Day 64 – Q 1.Write a short note on the distribution of natural gas across the world. Do you think natural gas can address the challenge of global energy crisis in the long run? Critically examine.
1. Write a short note on the distribution of natural gas across the world. Do you think natural gas can address the challenge of global energy crisis in the long run? Critically examine.
दुनिया भर में प्राकृतिक गैस के वितरण पर एक संक्षिप्त नोट लिखें। क्या आपको लगता है कि प्राकृतिक गैस लंबे समय में वैश्विक ऊर्जा संकट की चुनौती को दूर कर सकती है? समालोचनात्मक जांच करें।
Natural gas is a fossil fuel which is a fossil energy source that formed deep beneath the earth’s surface. Nearly 80% of the world’s total proven natural gas reserves are located in ten countries. Russia tops the list, holding about a quarter of the world’s total gas reserves, followed by Iran and Qatar in the Middle East.
Natural Gas’s distribution is widespread and this distribution can be seen from the following points –
- Natural gas deposits are often found near oil deposits. Deposits of natural gas close to the Earth’s surface are usually dwarfed by nearby oil deposits. Deeper deposits—formed at higher temperatures and under more pressure—have more natural gas than oil. The deepest deposits can be made up of pure natural gas.
- In some places, natural gas moved into large cracks and spaces between layers of overlying rock. The natural gas found in these types of formations is sometimes called conventional natural gas. In other places, natural gas occurs in the tiny pores (spaces) within some formations of shale, sandstone, and other types of sedimentary rock. This natural gas is referred to as shale gas or tight gas, and it is sometimes called unconventional natural gas.
- Natural gas also occurs with deposits of crude oil, and this natural gas is called associated natural gas. Natural gas deposits are found on land, and some are offshore and deep under the ocean floor. A type of natural gas found in coal deposits is called coalbed methane.
- The world’s top six natural gas producers are (2016) – United States (749 bcm), Russia (579 bcm), Iran (202 bcm), Qatar (181 bcm), Canada (152 bcm), China (138 bcm).
Today, natural gas is used in countless ways for industrial, commercial, residential, and transportation purposes. By energy source, natural gas accounts for the largest increase in world primary energy consumption.
- Abundant natural gas resources and robust production contribute to the strong competitive position of natural gas among other resources. Natural gas remains a key fuel in the electric power sector and in the industrial sector.
- In the power sector, natural gas is an attractive choice for new generating plants because of its fuel efficiency. Natural gas also burns cleaner than coal or petroleum products, and as more governments begin implementing national or regional plans to reduce carbon dioxide (CO2) emissions, they may encourage the use of natural gas to displace more carbon-intensive coal and liquid fuels.
- In residential homes, the most popular use for natural gas is heating and cooking. It can further be used to power home appliances such as stoves, air conditioners, space heaters, outdoor lights, garage heaters, and clothes dryers.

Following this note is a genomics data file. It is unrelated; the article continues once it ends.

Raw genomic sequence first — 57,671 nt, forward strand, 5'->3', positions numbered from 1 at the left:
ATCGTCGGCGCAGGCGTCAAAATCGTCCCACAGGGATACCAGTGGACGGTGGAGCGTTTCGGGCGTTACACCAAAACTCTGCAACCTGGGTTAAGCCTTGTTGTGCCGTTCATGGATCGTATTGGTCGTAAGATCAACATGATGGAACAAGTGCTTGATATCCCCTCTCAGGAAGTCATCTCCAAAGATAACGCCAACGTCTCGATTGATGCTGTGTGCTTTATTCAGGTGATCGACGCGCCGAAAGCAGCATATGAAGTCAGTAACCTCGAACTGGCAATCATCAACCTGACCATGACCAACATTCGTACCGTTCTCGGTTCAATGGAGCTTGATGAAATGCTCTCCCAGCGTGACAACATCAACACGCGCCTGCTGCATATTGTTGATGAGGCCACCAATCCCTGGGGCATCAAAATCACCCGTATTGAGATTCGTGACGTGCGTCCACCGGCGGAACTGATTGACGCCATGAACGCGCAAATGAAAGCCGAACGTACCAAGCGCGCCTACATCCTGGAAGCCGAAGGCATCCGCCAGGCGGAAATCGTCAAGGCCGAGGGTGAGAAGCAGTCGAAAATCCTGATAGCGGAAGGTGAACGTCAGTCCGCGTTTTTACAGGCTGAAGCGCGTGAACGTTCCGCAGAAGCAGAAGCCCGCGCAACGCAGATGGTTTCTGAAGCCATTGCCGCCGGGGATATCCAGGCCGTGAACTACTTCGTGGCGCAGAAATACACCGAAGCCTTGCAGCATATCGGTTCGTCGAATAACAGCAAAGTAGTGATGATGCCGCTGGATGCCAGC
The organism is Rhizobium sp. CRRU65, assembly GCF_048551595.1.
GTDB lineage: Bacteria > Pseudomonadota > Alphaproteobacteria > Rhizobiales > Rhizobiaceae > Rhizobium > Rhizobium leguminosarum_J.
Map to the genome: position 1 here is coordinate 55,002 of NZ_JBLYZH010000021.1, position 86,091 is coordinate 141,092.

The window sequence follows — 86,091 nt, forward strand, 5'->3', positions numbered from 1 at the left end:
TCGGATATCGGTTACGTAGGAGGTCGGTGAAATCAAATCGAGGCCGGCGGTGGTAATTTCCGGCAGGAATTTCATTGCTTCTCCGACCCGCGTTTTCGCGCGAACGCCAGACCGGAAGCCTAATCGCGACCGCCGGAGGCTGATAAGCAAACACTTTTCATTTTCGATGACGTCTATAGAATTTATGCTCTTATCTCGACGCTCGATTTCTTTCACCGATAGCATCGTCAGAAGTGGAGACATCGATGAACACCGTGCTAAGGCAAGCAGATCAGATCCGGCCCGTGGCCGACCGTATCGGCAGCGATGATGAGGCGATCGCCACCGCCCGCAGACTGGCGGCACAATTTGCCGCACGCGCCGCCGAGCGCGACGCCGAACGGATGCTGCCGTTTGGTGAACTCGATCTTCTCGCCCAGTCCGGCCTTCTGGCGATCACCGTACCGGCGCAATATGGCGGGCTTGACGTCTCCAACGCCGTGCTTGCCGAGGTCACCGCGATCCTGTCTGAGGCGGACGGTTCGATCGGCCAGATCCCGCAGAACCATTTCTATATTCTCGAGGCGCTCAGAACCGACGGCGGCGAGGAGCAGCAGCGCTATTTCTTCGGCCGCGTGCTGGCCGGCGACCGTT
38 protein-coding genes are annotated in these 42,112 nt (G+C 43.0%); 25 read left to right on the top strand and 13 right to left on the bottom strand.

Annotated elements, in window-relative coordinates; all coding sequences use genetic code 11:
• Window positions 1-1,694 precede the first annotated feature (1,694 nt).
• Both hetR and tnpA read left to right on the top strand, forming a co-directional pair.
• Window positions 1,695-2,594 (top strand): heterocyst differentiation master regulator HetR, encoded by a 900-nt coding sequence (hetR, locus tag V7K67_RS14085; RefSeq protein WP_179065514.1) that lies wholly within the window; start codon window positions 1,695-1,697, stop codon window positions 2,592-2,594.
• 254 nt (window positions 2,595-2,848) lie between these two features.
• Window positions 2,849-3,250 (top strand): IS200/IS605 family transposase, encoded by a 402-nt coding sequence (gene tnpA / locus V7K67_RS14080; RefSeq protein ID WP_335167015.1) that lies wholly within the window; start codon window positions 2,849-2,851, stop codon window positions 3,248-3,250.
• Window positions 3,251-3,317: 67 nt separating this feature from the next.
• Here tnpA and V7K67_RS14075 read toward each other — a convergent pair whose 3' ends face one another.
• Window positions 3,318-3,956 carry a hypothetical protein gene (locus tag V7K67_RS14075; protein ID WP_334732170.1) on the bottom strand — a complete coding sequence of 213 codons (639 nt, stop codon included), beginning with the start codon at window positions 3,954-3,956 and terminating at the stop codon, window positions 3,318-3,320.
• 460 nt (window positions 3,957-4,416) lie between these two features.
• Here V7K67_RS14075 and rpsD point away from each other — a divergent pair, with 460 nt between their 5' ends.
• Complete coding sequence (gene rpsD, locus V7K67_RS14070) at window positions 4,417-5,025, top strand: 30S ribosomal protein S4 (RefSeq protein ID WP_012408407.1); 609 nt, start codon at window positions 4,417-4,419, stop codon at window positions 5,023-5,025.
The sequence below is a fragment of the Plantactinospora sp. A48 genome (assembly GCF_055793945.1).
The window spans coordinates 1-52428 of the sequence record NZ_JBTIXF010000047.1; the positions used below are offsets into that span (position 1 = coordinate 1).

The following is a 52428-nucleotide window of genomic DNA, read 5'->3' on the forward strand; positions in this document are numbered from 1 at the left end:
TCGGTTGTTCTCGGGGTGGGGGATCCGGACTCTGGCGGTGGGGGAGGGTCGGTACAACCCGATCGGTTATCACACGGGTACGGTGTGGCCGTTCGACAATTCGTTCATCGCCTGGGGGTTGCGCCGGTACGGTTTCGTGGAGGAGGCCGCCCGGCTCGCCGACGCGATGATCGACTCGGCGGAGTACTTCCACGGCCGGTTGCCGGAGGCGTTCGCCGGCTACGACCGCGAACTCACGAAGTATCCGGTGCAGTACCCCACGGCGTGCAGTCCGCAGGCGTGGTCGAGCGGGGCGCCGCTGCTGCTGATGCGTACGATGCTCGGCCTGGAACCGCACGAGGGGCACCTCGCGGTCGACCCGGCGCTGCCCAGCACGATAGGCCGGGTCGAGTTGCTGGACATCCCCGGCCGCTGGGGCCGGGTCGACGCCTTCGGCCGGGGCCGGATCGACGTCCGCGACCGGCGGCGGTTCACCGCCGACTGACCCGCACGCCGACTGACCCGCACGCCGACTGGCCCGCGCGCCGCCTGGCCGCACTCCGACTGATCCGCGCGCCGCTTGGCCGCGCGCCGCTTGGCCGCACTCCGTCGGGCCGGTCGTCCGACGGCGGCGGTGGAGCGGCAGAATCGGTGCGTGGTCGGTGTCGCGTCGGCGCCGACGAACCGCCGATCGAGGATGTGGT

- Natural gas can also be used on a larger scale in commercial settings, such as restaurants and shopping malls, where it is an extremely efficient and economical way to power water heaters, space heaters, dryers, and stoves.
- Natural gas can also be used as an alternative fuel for cars, buses, trucks, and other vehicles. Currently, there are more than 5 million natural gas vehicles (NGV) worldwide. Also, fuels derived from natural gas could help avoid a future oil crisis if they’re poised to effectively compete in the oil-dominated transportation sector
- Methanol could be the most promising option for large-scale market penetration of a natural gas-based fuel for light-duty vehicles because of its low fuel cost and low additional cost relative to powering a vehicle with gasoline.
At the same time, there are multiple challenges with regards to future use of Natural gas on a large scale, some of which are listed below –
- To meet the rising natural gas demand which is projected, the world’s natural gas producers need to increase supplies by nearly 69% from 2012 to 2040.
- Currently there is no globally integrated market for natural gas, and pricing mechanisms vary by regional market.
- As with any extractive activity, drilling for natural gas can lead to leaks. If the drill hits an unexpected high-pressure pocket of natural gas, or the well is damaged or ruptures, the leak can be immediately hazardous. Further, the leaks are an environmental hazard as they also leak mud and oil into the surrounding areas.
- If hydraulic fracturing was used to expand a well, the chemicals from that process can contaminate local aquatic habitats and drinking water with highly radioactive materials. The uncontained methane released in the air can also force people to temporarily evacuate the area.
Natural gas is a win environmentally because it produces less local pollution and less carbon dioxide emissions than traditional petroleum and electricity generated from coal. But it’s also necessary to consider the degree to which natural gas should replace other types of energy sources and the full life-cycle emissions associated with fuels derived from natural gas, which will help usher in a sustainable future for the world in terms of energy.